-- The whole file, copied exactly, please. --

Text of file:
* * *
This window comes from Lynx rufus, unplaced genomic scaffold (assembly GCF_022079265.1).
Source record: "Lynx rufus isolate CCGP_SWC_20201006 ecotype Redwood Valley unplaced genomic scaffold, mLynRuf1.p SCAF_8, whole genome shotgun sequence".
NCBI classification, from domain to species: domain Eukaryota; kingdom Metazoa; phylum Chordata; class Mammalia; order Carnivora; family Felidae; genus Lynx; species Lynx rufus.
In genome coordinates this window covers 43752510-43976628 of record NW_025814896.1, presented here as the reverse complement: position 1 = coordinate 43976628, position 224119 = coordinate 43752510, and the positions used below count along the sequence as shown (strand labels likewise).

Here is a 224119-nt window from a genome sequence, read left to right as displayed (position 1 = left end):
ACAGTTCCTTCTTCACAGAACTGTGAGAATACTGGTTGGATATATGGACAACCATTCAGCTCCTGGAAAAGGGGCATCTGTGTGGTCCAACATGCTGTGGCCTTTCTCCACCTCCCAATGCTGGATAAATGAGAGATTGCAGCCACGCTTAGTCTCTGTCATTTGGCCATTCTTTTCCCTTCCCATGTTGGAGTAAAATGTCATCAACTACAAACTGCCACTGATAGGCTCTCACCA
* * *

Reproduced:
This window comes from Lynx rufus, unplaced genomic scaffold (assembly GCF_022079265.1).
Source record: "Lynx rufus isolate CCGP_SWC_20201006 ecotype Redwood Valley unplaced genomic scaffold, mLynRuf1.p SCAF_8, whole genome shotgun sequence".
NCBI classification, from domain to species: domain Eukaryota; kingdom Metazoa; phylum Chordata; class Mammalia; order Carnivora; family Felidae; genus Lynx; species Lynx rufus.
In genome coordinates this window covers 43752510-43976628 of record NW_025814896.1, presented here as the reverse complement: position 1 = coordinate 43976628, position 224119 = coordinate 43752510, and the positions used below count along the sequence as shown (strand labels likewise).

Here is a 224119-nt window from a genome sequence, read left to right as displayed (position 1 = left end):
ACAGTTCCTTCTTCACAGAACTGTGAGAATACTGGTTGGATATATGGACAACCATTCAGCTCCTGGAAAAGGGGCATCTGTGTGGTCCAACATGCTGTGGCCTTTCTCCACCTCCCAATGCTGGATAAATGAGAGATTGCAGCCACGCTTAGTCTCTGTCATTTGGCCATTCTTTTCCCTTCCCATGTTGGAGTAAAATGTCATCAACTACAAACTGCCACTGATAGGCTCTCACCA